On Russell Westbrook and the Thunder’s downfall

Russell Westbrook was one of the most polarizing players in the NBA this season as he made a bid for league MVP while assaulting the triple-double record books.  But, how valuable could he be if his team only went 47-35?  The Thunder’s first round playoff series loss to the Rockets was a microcosm of their season and how it revolved around Westbrook.  It put the question of the sustainability of relying on one star into the spotlight.

              The Thunder dropped four of five games against the Rockets, ending their season.  The losses in Games 2 and 5 stood out as particularly winnable for the Thunder.  Down 0-1 in the series, the Thunder played terrific for three quarters to start Game 2 in Houston.  Then, in the 4th quarter, Westbrook resorted to hero ball as the lead slipped away.  Westbrook’s downfall was primarily settling for too many 3-point attempts, possibly looking in vain for one knockout blow in a close game.  It is obvious, or at least it should be to Westbrook, that 3-point shooting is not his forte.  His reckless 3-point bombing late in games, when it does not work, undermines Westbrook’s otherwise beautifully reckless abilities.

              Perhaps Westbrook was too tired from playing extended minutes in these playoff games to rev up for his legendary drives to the basket, thus settling for these excessive 3’s late in games.  The Thunder consciously have not let Westbrook play entire 4th quarters because they apparently have strong data that shows when Westbrook plays 12 consecutive minutes, his play greatly suffers, namely with a spike in turnovers.  But the team had no viable options at backup point guard, probably the worst flaw on their roster other than the lack of outside shooting.  The Thunder, considering Kevin Durant left them, had a successful season, and Westbrook’s pursuit of the triple-double record provided a great rebound narrative for fans.  But there are obvious tweaks that need to be made to the roster if they want to give themselves a chance at further contention.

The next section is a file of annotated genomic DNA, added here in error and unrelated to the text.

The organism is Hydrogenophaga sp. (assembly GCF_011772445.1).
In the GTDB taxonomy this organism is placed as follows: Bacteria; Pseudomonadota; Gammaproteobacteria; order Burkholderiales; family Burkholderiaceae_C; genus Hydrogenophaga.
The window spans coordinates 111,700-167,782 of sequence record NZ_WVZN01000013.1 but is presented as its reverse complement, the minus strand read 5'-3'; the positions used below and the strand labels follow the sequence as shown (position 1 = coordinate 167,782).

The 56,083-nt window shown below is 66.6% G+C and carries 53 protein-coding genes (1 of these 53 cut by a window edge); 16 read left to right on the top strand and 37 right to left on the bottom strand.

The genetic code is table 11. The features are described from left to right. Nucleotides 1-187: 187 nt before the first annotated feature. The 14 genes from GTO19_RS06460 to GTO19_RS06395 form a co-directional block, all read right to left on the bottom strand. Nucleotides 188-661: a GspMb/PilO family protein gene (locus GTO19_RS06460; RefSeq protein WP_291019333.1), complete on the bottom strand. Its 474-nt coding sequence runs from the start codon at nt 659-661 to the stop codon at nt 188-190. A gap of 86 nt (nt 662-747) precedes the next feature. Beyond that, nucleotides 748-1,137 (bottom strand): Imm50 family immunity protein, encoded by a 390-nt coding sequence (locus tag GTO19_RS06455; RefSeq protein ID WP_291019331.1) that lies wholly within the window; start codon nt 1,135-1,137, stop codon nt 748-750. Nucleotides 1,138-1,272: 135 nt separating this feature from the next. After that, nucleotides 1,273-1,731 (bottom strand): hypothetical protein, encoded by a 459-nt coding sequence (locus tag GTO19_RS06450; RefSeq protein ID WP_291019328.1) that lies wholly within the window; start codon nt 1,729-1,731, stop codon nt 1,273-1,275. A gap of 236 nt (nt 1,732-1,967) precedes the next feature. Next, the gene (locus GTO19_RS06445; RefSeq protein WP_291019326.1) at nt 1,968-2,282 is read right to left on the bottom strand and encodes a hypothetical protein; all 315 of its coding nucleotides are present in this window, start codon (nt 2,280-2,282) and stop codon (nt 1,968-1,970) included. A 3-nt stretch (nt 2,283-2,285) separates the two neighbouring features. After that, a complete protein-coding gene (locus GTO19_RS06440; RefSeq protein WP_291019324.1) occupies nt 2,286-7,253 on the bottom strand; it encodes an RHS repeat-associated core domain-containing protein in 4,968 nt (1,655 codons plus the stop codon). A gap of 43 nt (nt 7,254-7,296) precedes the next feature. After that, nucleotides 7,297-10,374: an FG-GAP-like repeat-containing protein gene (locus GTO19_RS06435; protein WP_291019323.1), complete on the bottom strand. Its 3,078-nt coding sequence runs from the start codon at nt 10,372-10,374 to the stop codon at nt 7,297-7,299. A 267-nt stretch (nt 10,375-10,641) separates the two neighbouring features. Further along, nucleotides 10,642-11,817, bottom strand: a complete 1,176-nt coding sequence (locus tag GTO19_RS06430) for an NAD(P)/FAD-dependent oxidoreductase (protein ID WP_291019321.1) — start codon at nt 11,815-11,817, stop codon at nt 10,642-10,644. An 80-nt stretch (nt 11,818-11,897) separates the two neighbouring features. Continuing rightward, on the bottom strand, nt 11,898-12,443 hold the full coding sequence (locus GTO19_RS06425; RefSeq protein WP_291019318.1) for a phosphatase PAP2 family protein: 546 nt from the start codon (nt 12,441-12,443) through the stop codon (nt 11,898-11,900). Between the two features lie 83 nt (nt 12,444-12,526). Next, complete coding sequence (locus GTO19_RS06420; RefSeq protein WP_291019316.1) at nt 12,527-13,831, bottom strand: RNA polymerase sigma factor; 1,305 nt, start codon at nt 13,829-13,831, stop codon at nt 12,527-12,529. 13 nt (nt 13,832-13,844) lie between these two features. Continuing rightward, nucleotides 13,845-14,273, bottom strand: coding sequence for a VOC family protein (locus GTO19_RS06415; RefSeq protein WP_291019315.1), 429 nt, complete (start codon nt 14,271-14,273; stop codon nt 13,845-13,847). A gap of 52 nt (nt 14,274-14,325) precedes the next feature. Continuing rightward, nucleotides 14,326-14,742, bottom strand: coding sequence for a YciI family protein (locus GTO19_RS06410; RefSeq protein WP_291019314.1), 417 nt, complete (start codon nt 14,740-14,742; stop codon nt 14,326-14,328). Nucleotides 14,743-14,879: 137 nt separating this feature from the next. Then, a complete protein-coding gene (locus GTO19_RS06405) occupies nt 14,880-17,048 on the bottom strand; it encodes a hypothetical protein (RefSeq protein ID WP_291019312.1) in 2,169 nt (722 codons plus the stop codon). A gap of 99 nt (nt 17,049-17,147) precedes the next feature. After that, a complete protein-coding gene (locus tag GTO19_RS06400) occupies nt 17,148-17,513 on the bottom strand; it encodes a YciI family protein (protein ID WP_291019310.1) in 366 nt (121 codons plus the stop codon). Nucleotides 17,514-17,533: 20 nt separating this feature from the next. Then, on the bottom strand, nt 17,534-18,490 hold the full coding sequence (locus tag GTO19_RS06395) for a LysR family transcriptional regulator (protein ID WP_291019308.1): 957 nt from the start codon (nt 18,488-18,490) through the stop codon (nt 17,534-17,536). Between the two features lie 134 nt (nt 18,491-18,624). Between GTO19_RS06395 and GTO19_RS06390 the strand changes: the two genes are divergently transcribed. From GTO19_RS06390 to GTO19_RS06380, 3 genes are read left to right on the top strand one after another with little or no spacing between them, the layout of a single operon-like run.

The fateful Game 5 of the Rockets series saw the Thunder take a lead in the 2nd half once again, and once again Westbrook’s perimeter hubris was their downfall.  It is jarring to see Westbrook, who can seemingly get to the rim whenever he wants, settle for 3’s on a string of possessions with the season, or merely a game, in the balance.  If the 2016-17 Oklahoma City Thunder did anything, they reaffirmed the postulate that one player can only take a team so far, no matter how great that player is.


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